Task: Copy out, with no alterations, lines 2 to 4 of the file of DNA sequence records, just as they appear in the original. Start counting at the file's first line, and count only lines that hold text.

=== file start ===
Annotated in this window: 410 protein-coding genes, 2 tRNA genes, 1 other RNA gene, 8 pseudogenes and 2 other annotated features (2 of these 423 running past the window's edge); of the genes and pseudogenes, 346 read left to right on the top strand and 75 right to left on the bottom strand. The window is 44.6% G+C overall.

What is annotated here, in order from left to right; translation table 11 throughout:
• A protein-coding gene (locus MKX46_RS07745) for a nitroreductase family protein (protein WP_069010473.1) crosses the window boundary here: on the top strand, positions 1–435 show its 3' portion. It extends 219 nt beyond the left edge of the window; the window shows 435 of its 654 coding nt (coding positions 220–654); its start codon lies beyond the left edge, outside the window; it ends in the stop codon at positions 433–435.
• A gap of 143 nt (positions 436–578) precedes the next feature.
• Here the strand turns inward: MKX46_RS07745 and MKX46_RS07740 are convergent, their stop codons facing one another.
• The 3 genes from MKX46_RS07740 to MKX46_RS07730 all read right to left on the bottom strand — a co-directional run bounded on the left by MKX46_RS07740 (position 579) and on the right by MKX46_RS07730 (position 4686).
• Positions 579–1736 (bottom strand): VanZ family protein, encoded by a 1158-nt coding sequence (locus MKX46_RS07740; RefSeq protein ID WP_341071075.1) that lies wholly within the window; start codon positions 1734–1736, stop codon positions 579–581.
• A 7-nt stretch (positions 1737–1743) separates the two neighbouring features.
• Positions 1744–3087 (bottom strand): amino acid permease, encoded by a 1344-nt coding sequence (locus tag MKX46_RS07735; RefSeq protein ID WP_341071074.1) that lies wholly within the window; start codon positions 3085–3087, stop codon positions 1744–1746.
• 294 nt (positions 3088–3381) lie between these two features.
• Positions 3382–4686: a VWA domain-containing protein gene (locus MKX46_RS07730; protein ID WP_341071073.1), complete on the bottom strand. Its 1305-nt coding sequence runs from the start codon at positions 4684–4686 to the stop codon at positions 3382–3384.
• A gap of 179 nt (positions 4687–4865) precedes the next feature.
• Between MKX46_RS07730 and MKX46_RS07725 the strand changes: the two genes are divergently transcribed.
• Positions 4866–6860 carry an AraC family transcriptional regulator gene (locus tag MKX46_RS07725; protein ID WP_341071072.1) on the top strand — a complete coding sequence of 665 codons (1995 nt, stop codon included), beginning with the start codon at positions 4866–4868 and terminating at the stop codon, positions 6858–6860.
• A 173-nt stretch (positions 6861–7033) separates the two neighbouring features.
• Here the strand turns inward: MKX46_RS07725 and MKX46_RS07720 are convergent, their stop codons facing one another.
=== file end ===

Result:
What is annotated here, in order from left to right; translation table 11 throughout:
• A protein-coding gene (locus MKX46_RS07745) for a nitroreductase family protein (protein WP_069010473.1) crosses the window boundary here: on the top strand, positions 1–435 show its 3' portion. It extends 219 nt beyond the left edge of the window; the window shows 435 of its 654 coding nt (coding positions 220–654); its start codon lies beyond the left edge, outside the window; it ends in the stop codon at positions 433–435.
• A gap of 143 nt (positions 436–578) precedes the next feature.